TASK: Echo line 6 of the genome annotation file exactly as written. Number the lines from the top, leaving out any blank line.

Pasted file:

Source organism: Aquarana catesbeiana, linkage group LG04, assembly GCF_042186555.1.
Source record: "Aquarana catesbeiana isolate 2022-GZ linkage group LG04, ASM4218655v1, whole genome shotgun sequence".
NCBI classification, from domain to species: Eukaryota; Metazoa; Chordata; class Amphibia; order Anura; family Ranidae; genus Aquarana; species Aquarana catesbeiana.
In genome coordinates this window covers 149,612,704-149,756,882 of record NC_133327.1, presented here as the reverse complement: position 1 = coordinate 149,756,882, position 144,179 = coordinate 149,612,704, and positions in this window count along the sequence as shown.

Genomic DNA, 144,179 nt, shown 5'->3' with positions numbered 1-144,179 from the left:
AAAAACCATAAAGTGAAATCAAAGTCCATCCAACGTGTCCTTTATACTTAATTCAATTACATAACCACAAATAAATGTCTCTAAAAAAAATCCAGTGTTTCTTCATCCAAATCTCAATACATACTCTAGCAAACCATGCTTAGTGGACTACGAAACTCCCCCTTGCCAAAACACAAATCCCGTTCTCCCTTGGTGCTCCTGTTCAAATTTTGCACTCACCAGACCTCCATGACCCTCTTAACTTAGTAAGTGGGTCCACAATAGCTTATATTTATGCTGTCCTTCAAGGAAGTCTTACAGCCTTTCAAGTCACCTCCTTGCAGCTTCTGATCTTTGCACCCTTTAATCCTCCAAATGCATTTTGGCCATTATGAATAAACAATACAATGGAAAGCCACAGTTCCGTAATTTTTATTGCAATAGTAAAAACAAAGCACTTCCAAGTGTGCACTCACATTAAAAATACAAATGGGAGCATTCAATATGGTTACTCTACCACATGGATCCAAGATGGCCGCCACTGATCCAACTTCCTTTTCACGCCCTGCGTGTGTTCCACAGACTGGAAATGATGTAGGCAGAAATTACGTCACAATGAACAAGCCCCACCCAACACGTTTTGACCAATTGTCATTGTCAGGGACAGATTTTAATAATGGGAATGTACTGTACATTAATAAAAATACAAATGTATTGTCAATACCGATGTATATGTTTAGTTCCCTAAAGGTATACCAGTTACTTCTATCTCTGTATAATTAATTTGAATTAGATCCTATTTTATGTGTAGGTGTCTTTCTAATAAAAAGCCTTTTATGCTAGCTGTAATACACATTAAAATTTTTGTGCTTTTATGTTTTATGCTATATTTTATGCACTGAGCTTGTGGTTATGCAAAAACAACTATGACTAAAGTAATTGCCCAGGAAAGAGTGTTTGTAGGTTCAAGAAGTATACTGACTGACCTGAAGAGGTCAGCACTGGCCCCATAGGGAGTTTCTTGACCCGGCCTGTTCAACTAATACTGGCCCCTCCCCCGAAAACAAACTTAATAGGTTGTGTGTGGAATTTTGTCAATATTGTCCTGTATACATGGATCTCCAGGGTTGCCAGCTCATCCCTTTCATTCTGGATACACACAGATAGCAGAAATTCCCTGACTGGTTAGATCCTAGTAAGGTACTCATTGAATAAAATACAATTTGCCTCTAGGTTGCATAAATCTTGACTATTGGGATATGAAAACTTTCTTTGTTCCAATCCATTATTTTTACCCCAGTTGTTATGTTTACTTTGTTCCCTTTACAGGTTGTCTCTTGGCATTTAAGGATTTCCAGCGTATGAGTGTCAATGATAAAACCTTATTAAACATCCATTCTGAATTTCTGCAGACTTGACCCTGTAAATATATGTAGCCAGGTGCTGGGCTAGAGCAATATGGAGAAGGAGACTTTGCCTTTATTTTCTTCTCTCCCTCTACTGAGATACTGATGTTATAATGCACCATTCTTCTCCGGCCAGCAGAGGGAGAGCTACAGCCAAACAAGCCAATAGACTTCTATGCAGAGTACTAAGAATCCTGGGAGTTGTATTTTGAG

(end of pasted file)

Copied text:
AAAAACCATAAAGTGAAATCAAAGTCCATCCAACGTGTCCTTTATACTTAATTCAATTACATAACCACAAATAAATGTCTCTAAAAAAAATCCAGTGTTTCTTCATCCAAATCTCAATACATACTCTAGCAAACCATGCTTAGTGGACTACGAAACTCCCCCTTGCCAAAACACAAATCCCGTTCTCCCTTGGTGCTCCTGTTCAAATTTTGCACTCACCAGACCTCCATGACCCTCTTAACTTAGTAAGTGGGTCCACAATAGCTTATATTTATGCTGTCCTTCAAGGAAGTCTTACAGCCTTTCAAGTCACCTCCTTGCAGCTTCTGATCTTTGCACCCTTTAATCCTCCAAATGCATTTTGGCCATTATGAATAAACAATACAATGGAAAGCCACAGTTCCGTAATTTTTATTGCAATAGTAAAAACAAAGCACTTCCAAGTGTGCACTCACATTAAAAATACAAATGGGAGCATTCAATATGGTTACTCTACCACATGGATCCAAGATGGCCGCCACTGATCCAACTTCCTTTTCACGCCCTGCGTGTGTTCCACAGACTGGAAATGATGTAGGCAGAAATTACGTCACAATGAACAAGCCCCACCCAACACGTTTTGACCAATTGTCATTGTCAGGGACAGATTTTAATAATGGGAATGTACTGTACATTAATAAAAATACAAATGTATTGTCAATACCGATGTATATGTTTAGTTCCCTAAAGGTATACCAGTTACTTCTATCTCTGTATAATTAATTTGAATTAGATCCTATTTTATGTGTAGGTGTCTTTCTAATAAAAAGCCTTTTATGCTAGCTGTAATACACATTAAAATTTTTGTGCTTTTATGTTTTATGCTATATTTTATGCACTGAGCTTGTGGTTATGCAAAAACAACTATGACTAAAGTAATTGCCCAGGAAAGAGTGTTTGTAGGTTCAAGAAGTATACTGACTGACCTGAAGAGGTCAGCACTGGCCCCATAGGGAGTTTCTTGACCCGGCCTGTTCAACTAATACTGGCCCCTCCCCCGAAAACAAACTTAATAGGTTGTGTGTGGAATTTTGTCAATATTGTCCTGTATACATGGATCTCCAGGGTTGCCAGCTCATCCCTTTCATTCTGGATACACACAGATAGCAGAAATTCCCTGACTGGTTAGATCCTAGTAAGGTACTCATTGAATAAAATACAATTTGCCTCTAGGTTGCATAAATCTTGACTATTGGGATATGAAAACTTTCTTTGTTCCAATCCATTATTTTTACCCCAGTTGTTATGTTTACTTTGTTCCCTTTACAGGTTGTCTCTTGGCATTTAAGGATTTCCAGCGTATGAGTGTCAATGATAAAACCTTATTAAACATCCATTCTGAATTTCTGCAGACTTGACCCTGTAAATATATGTAGCCAGGTGCTGGGCTAGAGCAATATGGAGAAGGAGACTTTGCCTTTATTTTCTTCTCTCCCTCTACTGAGATACTGATGTTATAATGCACCATTCTTCTCCGGCCAGCAGAGGGAGAGCTACAGCCAAACAAGCCAATAGACTTCTATGCAGAGTACTAAGAATCCTGGGAGTTGTATTTTGAG